Commentaries revolving around the sustainability and environmental development of the Shanghai World Expo seem to neglect a fundamental concern: whether the benefits of such World Expos justify the assortment of associated costs. Moreover, Shanghai’s desire to establish herself as an industrialised metropolis has prompted authorities to allocate billions of dollars for preparation and construction. Individual countries, including my own, have gone all out in manpower and architecture to complement the hype and atmosphere.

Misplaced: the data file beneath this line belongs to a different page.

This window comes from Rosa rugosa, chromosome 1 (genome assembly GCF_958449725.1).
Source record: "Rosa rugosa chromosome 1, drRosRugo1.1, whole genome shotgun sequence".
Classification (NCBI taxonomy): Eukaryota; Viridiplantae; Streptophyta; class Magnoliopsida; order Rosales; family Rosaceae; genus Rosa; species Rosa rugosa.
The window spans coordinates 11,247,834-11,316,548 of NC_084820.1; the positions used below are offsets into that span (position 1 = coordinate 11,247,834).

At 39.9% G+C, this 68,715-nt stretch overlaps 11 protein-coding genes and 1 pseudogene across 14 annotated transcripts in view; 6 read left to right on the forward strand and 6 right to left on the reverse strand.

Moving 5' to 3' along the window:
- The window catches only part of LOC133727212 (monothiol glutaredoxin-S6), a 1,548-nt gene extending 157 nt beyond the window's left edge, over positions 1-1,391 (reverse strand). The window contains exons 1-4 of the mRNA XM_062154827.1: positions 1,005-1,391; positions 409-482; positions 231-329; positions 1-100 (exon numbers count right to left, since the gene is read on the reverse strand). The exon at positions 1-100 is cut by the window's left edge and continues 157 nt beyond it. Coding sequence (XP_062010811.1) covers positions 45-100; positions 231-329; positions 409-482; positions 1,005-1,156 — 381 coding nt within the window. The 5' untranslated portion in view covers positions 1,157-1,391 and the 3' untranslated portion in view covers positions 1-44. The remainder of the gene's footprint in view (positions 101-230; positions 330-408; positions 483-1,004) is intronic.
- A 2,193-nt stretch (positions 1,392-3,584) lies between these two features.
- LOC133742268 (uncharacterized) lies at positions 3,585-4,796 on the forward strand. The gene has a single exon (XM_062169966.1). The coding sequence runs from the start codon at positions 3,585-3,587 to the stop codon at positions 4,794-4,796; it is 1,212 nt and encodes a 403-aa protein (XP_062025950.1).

The original concept of the sharing of technology and art-design education in the conventions – extremely pertinent in the past – seems antiquated and wholly unnecessary in the present context. The advents of the Internet and enhanced communication capabilities have significantly relegated the relative importance of World Expos. Information and new discoveries are disseminated through online mediums almost instantaneously.
Undoubtedly, the money and resources dedicated by Shanghai and the participating countries can be channelled into more direct and constructive causes. After all, such efforts can only mean positive benefits for the people who truly need them the most.
A version of this article was published in the International Herald Tribune, the Global Edition of The New York Times.